Since the outbreak began in October 2010, 8,562 people in Haiti have died of cholera. New infections have declined, following the typical trajectory of an epidemic, from a peak of more than 350,000 reported cases in 2011 to a little more than 50,000 cases in 2013.

The United Nations is essential to solving the problem because, like many of the country’s institutions since the January 2010 earthquake, Haiti’s own health care system remains in shambles. Clean drinking water and sanitation remain as scarce as when the epidemic began. And where international nonprofit groups, along with the government, once operated 120 cholera treatment centers across the nation, the number has shrunk to barely 40 as aid groups have pulled out.

Perhaps that most troubling measure of all is the rising percentage of cholera patients who die in the treatment facilities that remain. As the United Nations mission said in its report to the Security Council in March, “That reflects weaknesses in the capacity of health centers to provide timely and adequate health services to patients affected by cholera and the longer travel time required for treatment as a result of the closure of many cholera treatment centers.”

Josilia Fils-Aime, for instance, most likely survived because Partners in Health, a nonprofit that has worked in Haiti for years, opened a satellite clinic near her home. The next closest cholera treatment center would have required a two-hour trek, including a boat ride.

“In any other country, you would declare it a humanitarian disaster,” said Dr. Louise Ivers, a health policy adviser for Partners in Health. “What’s going to happen when the rainy season starts?”

By Mr. Medrano’s estimates, as many as 40,000 people could become infected once the clouds break and the rivers swell.

Haiti’s cholera outbreak has spread to three countries across the region: the Dominican Republic, Cuba and Mexico. The fatality rates have been much lower in those countries, which have far better public health systems; it is a measure of how easy it can be to treat the disease.

May 21, 2014

University Hospital in Haiti - May 2014 Update

Patients with Broken Necks Heal at University Hospital in Haiti

Below is the story of a 48-year-old farmer who fell out of a tree while he was cutting a branch to sell as firewood. Because of your support, he was able to seek the care that he needed at University Hospital in Mirebalais. Thank you. 

Marcenne Desanm, 48, from Savanette Cabral

I am a farmer who lives in Savanette Cabral. I have a wife and eight kids—seven are in primary school and one is in secondary school. I grow grain, corn, and plantains, and sell wood.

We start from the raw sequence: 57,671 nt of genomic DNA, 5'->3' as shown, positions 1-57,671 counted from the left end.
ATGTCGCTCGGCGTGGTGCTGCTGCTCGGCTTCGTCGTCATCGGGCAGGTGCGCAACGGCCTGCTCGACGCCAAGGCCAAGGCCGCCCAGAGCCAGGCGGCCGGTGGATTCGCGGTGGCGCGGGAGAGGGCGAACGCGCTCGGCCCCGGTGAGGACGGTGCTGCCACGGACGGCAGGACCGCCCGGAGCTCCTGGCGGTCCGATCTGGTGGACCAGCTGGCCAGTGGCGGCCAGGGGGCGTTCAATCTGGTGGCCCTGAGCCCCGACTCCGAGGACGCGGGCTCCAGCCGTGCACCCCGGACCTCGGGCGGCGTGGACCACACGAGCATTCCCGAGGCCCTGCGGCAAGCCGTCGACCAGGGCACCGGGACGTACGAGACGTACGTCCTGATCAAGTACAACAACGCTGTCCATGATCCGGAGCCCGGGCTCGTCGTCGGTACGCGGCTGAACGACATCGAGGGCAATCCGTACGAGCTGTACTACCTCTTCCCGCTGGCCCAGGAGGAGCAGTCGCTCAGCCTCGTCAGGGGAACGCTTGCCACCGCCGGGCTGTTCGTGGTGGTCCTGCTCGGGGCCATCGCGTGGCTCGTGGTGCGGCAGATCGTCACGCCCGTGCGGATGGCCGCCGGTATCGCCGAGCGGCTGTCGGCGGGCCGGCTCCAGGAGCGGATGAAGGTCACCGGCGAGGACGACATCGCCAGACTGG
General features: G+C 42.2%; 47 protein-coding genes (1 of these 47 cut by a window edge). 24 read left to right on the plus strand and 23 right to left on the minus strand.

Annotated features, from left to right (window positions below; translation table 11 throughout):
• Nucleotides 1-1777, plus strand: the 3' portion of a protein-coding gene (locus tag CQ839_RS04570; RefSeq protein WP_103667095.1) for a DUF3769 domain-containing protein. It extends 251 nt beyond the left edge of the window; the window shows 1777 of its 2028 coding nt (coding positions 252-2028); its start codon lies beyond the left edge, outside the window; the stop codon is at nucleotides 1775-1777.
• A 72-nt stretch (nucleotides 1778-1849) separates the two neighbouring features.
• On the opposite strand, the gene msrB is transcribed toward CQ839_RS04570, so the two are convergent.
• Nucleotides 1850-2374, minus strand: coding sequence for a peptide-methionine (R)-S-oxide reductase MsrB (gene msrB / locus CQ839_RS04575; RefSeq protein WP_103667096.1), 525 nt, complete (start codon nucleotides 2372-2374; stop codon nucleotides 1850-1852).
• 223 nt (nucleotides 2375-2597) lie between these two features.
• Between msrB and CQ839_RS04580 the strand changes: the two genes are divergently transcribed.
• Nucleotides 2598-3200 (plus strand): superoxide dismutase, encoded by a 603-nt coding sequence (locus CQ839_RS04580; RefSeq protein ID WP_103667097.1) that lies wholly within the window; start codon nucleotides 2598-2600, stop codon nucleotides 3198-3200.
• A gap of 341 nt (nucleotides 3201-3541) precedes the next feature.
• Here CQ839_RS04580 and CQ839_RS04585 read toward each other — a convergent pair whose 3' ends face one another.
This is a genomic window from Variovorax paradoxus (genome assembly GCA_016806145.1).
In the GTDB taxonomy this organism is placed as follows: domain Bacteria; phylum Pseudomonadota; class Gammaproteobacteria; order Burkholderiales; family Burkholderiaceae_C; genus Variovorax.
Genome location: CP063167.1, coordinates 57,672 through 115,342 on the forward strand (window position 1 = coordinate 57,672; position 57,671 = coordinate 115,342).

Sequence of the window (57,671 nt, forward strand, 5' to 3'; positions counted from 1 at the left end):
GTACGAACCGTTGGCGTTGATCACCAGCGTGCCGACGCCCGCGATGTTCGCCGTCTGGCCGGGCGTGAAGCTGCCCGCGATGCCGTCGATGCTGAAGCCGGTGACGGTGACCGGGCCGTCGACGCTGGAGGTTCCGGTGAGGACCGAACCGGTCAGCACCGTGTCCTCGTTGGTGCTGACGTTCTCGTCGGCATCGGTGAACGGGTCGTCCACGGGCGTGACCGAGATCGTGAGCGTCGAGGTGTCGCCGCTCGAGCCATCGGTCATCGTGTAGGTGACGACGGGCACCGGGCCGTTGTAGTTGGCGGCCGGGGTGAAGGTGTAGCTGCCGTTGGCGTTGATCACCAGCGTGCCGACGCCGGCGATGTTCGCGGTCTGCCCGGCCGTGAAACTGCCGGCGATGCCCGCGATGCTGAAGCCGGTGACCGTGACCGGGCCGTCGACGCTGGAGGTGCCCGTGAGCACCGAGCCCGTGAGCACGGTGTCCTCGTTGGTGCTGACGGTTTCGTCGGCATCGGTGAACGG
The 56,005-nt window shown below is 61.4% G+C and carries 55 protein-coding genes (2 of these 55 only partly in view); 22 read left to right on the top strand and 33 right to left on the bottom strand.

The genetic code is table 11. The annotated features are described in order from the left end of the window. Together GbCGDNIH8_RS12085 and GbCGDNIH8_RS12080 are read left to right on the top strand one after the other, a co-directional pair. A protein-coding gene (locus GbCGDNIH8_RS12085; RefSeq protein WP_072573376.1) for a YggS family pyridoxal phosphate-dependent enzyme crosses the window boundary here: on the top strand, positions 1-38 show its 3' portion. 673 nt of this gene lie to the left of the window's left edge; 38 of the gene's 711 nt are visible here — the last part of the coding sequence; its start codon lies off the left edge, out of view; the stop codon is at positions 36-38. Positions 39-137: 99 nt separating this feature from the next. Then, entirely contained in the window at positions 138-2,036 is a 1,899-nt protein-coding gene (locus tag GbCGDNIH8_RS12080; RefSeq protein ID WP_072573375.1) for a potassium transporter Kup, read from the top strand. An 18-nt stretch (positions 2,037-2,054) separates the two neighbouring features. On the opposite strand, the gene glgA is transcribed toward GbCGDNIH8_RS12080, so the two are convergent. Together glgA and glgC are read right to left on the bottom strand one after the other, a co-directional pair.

The accident occurred when I climbed a tree to cut off a branch to sell the wood. I stood on a lower branch and was sawing a branch above me. When the branch broke, it didn't fall on the ground; instead, it fell on me and crushed me in between the two branches. My stomach was bleeding and I was completely stuck. My wife saw me and cried for help; my neighbors then rushed to my assistance. They climbed the tree and pulled the branch off of me, but when they did this I fell backward onto the ground and broke my neck. I lost consciousness.

I live a two-hour walk from the closest road, so my neighbors had to put me on a stretcher and carry me to the road where the ambulance could meet them. I came to HUM and spent 13 days in the emergency room. They put a catheter in me and took care of my wounds where the branch had crushed me.

I went down to Bernard Mevs with Luther and Jacky and had the collar placed on my neck. I came back to the hospital and stayed for four more days. For the next few months while I am recovering I am renting a house in Cange, because my house in Savanette is too far from the road for me to walk to return for consultations. An ambulance now comes to pick me up at my rented house whenever I have an appointment and takes me home afterward. Two of my kids and my wife are staying with me too.

They took great care of me from the moment I arrived. God put me here with these doctors. I don't feel too bad anymore. I used to have problems sleeping, but now I just sleep sitting up or leaning on my hand, and it doesn't feel too bad. I can also now stand up from a chair by myself! I hope to return to work after the collar is taken off, but I will follow whatever instructions the doctors give me. I have so much hope in life now. I just hope that I will be able to continue working so that I can provide for my family.